Emilian dialects

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Emilian dialects (Emilian: emigliàn, emiliân; Italian: emiliano) are a group of closely-related dialects spoken in the historical region of Emilia, the western portion of today's Emilia-Romagna region, in Northern Italy.

Emilian
emigliàn, emiliân
PronunciationIPA: [emiˈʎaːŋ]
Native toItaly
RegionPrimarily Emilia
Ethnicity3.3 million (2008)[1]
Native speakers
Unknown, c. 1.3 million (2006 estimate) (2006)[2]
DialectsBolognese, Ferrarese, Modenese, Reggiano, Parmigiano, Piacentino, Mantovano, Carrarino, Vogherese-Pavese
Latin
Language codes
ISO 639-3egl
Glottologemil1241
Linguasphere51-AAA-oka ... -okh
Emiliano-Romagnolo area.jpg
Geographic distribution of Emilian (shown in light pink)
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There is no standardised version of Emilian.

Emilian has a default word order of subject–verb–object and both grammatical gender (masculine and feminine) and grammatical number (singular and plural). There is a strong T–V distinction, which distinguishes varying levels of politeness, social distance, courtesy, familiarity or insult. The alphabet uses a considerable number of diacritics.

ClassificationEdit

Emilian language is one of the two branches of the Emilian-Romagnol language, today an obsolete term to define the Emilian and Romagnol languages, considered as separated, one of unstandardized Gallo-Italic languages. The Emilian dialects naturally form a natural dialect continuum with the bordering Romagnol varieties, while the more distant dialects might be less mutually intelligible. Besides Emilian-Romagnol, the Gallo-Italic family includes Piedmontese, Ligurian and Lombard, all of which maintain a level of mutual intelligibility with Emilian and Romagnol, the latter further influenced by Italian.

Vocabulary and TranslationEdit

This section needs IPA transcription.

Êit - High

Leregh - Wide

Loangh - Long

Tol/Tegh - Take

Fasgh - Beech

Bdoall - Birch

Zner - January

Ferver - February

Ed - At/On

Dis - Say

E - Is

Aloura - Stay/Wait

DialectsEdit

Linguasphere Observatory recognises the following dialects:[3]

Other definitions include the following:[citation needed]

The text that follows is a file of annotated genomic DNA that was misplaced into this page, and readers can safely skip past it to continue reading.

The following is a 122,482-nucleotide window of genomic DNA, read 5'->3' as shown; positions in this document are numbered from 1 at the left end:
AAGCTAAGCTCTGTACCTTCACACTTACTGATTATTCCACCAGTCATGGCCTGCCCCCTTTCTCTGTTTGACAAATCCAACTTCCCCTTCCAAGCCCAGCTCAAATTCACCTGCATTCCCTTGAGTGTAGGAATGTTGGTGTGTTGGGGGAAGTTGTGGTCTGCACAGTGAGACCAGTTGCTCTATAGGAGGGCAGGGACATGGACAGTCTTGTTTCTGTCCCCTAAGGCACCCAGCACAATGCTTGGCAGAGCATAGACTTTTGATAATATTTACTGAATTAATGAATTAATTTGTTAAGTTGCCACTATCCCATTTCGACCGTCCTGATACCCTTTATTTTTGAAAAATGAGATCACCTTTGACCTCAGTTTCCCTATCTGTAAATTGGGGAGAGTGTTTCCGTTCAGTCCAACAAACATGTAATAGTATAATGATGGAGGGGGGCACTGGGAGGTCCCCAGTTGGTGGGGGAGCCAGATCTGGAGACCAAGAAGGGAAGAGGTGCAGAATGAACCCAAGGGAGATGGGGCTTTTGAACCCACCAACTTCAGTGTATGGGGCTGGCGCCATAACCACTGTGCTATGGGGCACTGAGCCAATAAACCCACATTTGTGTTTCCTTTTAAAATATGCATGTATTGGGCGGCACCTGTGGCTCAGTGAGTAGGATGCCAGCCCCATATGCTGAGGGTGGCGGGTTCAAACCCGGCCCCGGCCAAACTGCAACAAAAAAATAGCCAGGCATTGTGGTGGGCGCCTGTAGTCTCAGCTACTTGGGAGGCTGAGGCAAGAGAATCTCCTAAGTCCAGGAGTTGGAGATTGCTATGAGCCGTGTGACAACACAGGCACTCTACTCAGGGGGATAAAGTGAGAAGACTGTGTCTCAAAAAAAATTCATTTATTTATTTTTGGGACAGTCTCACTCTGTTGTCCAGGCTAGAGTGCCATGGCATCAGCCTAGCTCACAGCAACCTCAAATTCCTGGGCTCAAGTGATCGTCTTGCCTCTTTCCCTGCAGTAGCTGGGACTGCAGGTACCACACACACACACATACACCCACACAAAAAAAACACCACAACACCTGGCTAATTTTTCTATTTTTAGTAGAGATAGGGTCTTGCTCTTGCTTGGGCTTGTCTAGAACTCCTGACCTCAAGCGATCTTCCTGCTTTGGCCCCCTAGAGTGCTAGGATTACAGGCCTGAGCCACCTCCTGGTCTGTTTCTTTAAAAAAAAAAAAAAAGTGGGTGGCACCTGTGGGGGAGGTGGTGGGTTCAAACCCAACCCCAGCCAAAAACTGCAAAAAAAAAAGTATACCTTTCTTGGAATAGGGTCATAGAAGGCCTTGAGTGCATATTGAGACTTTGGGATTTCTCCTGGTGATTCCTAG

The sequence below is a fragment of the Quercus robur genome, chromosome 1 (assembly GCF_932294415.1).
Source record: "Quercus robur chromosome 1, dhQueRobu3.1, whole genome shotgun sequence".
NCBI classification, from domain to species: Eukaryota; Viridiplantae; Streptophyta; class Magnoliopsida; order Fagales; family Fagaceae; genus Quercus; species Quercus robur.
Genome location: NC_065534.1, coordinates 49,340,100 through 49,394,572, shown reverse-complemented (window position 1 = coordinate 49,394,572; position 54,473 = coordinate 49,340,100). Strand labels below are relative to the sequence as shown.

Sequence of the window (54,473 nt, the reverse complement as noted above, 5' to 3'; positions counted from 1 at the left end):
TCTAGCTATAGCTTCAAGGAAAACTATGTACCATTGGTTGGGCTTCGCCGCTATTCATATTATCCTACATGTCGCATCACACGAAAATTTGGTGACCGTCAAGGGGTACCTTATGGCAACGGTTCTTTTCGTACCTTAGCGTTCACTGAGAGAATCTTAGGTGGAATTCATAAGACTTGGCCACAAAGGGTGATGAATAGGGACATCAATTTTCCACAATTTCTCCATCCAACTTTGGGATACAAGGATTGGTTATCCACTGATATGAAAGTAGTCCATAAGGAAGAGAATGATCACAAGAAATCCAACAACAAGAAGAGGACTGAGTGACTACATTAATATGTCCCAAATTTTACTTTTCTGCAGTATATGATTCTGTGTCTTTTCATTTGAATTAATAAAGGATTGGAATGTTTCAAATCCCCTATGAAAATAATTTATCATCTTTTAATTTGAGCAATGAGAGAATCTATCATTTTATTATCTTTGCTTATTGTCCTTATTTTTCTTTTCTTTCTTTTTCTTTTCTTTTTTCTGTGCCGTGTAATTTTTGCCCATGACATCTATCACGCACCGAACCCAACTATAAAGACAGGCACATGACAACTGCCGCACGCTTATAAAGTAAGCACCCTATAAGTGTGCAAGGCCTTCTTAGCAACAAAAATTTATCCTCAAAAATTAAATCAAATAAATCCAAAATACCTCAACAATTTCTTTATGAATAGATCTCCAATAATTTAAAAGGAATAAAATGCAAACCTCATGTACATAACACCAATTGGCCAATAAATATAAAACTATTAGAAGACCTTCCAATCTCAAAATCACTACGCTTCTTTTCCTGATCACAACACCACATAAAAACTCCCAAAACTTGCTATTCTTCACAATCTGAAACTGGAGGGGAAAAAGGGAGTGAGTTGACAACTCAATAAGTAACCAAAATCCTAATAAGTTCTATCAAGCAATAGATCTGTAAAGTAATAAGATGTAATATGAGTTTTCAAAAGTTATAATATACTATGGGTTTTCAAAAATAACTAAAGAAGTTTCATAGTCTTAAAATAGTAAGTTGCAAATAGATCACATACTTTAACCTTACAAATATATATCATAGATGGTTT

• Massese (mixed with some Tuscan features)
  • Casalasco, spoken in Cremona, Lombardy.

PhonologyEdit

ConsonantsEdit

Consonants in the Bolognese dialect
Labial Dental Alveolar Post-
alveolar
Palatal Velar
Stop voiceless p t k
voiced b d ɡ
Affricate voiceless (t͡s) t͡ʃ
voiced (d͡z) d͡ʒ
Fricative voiceless f θ s
voiced v ð z
Nasal m n ɲ ŋ
Rhotic r
Approximant central j w
lateral l ʎ
  • Affricates [t͡s, d͡z] are heard as alternates of fricative sounds /θ, ð/ particularly among southern dialects.
  • In the Piacentino dialect, an /r/ sound can be heard as either an alveolar trill [r], or as a uvular fricative [ʁ] sound.

VowelsEdit

Front Central Back
Close i y u
Mid e ø ə o
ɛ œ ʌ ɔ
Open æ a
  • Rounded front vowel sounds /y, ø, œ/ and a mid-central vowel sound /ə/ are mainly common in the Piacentino and western dialects.
  • In the Piacentino dialect, five vowel sounds being followed by /n/, are then recognized as nasalized [ĩ ẽ ã õ ũ], unless /n/ occurs between two vowel sounds.
  • Vowel length is also distinguished for the following vowels [iː eː ɛː aː ɔː oː uː].[4][5][6]

Writing systemEdit

Emilian is written using a Latin script that has never been standardised. As a result, spelling varies widely across the dialects. The dialects were largely oral and rarely written until some the late 20th century; a number of written media in Emilian have been made since World War II.

ReferencesEdit

  1. ^ ISO change request
  2. ^ La lingua italiana, i dialetti e le lingue straniere Anno 2006
  3. ^ "51-AAA-ok. emiliano + romagnolo". Linguasphere.
  4. ^ Foresti, Fabio (2009). Profilo linguistico dell'Emilia-Romagna. Roma: Laterza.
  5. ^ Lepri, Luigi; Vitali, Daniele (2009). Dizionario bolognese-italiano, italiano bolognese. Bologna: Pendragon.
  6. ^ Hajek, John (1997). Emilia-Romagna. The dialects of Italy: London: Routledge. p. 275.

BibliographyEdit

  • Colombini, F. 2007. La negazione nei dialetti emiliani: microvariazione nell’area modenese. University of Padua, MA Thesis.

Further readingEdit

  • Pietro Mainoldi, Manuale dell'odierno dialetto bolognese, Suoni e segni, Grammatica – Vocabolario, Bologna, Società tipografica Mareggiani 1950 (Rist. anast.: Sala Bolognese, A. Forni 2000)
  • Fabio Foresti, Bibliografia dialettale dell'Emilia-Romagna e della Repubblica di San Marino (BDER), Bologna, IBACN Emilia-Romagna / Compositori 1997
  • E. F. Tuttle, Nasalization in Northern Italy: Syllabic Constraints and Strength Scales as Developmental Parameters, Rivista di Linguistica, III: 23–92 (1991)
  • Luigi Lepri e Daniele Vitali, Dizionario Bolognese-Italiano Italiano-Bolognese, ed. Pendragon 2007

External linksEdit